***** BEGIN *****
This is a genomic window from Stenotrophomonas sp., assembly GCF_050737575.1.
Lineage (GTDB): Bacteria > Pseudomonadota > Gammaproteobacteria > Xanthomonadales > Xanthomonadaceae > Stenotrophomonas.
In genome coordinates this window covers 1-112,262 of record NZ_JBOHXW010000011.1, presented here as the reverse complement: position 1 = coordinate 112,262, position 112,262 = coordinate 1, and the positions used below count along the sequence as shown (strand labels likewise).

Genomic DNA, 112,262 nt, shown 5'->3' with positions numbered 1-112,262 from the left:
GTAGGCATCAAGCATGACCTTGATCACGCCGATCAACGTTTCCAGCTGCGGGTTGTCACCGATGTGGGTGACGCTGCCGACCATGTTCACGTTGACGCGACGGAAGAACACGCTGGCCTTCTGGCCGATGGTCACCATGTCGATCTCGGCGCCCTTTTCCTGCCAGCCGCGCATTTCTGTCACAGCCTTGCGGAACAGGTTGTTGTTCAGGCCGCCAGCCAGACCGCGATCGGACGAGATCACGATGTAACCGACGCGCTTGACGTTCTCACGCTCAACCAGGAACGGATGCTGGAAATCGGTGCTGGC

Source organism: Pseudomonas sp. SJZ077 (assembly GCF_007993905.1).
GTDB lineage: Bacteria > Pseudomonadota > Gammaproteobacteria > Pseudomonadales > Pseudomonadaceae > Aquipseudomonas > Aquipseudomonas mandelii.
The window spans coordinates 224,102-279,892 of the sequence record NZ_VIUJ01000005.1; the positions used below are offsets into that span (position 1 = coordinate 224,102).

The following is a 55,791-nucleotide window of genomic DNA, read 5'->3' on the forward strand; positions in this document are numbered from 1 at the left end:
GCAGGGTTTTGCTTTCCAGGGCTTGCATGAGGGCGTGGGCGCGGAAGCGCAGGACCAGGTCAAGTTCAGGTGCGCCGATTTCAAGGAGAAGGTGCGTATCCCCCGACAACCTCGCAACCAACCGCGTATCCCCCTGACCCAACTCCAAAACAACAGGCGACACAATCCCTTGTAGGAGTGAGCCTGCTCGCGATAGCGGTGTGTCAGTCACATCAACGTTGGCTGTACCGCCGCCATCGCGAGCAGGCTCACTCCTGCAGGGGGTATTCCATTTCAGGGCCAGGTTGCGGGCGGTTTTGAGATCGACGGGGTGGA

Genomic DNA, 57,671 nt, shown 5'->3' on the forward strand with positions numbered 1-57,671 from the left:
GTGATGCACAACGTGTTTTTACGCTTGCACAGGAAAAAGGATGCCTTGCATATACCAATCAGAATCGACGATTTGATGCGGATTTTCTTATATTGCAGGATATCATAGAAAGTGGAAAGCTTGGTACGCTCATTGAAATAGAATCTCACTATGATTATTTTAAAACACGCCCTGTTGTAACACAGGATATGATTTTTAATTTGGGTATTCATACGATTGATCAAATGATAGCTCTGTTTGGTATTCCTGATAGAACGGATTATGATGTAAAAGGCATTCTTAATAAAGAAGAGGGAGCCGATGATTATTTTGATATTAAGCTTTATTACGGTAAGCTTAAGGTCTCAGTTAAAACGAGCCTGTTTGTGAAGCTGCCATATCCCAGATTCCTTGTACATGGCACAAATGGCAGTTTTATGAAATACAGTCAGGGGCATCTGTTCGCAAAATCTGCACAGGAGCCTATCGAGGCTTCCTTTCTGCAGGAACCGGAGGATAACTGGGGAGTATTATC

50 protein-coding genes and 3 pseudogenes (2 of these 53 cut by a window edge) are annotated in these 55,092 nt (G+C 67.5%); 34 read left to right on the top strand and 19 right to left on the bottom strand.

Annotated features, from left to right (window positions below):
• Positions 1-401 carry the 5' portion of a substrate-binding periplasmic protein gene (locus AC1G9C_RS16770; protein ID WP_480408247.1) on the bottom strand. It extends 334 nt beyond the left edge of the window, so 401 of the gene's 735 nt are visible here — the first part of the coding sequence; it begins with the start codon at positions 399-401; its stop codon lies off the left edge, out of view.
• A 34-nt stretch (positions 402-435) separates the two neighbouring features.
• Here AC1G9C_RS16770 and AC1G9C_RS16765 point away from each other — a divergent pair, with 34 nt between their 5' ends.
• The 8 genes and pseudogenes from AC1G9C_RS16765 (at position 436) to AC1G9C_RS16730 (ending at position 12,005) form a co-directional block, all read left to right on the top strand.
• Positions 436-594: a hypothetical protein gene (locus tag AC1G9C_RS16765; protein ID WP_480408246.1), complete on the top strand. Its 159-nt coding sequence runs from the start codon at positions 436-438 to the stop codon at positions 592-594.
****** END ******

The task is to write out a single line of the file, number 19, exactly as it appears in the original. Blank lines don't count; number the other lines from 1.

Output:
• Positions 436-594: a hypothetical protein gene (locus tag AC1G9C_RS16765; protein ID WP_480408246.1), complete on the top strand. Its 159-nt coding sequence runs from the start codon at positions 436-438 to the stop codon at positions 592-594.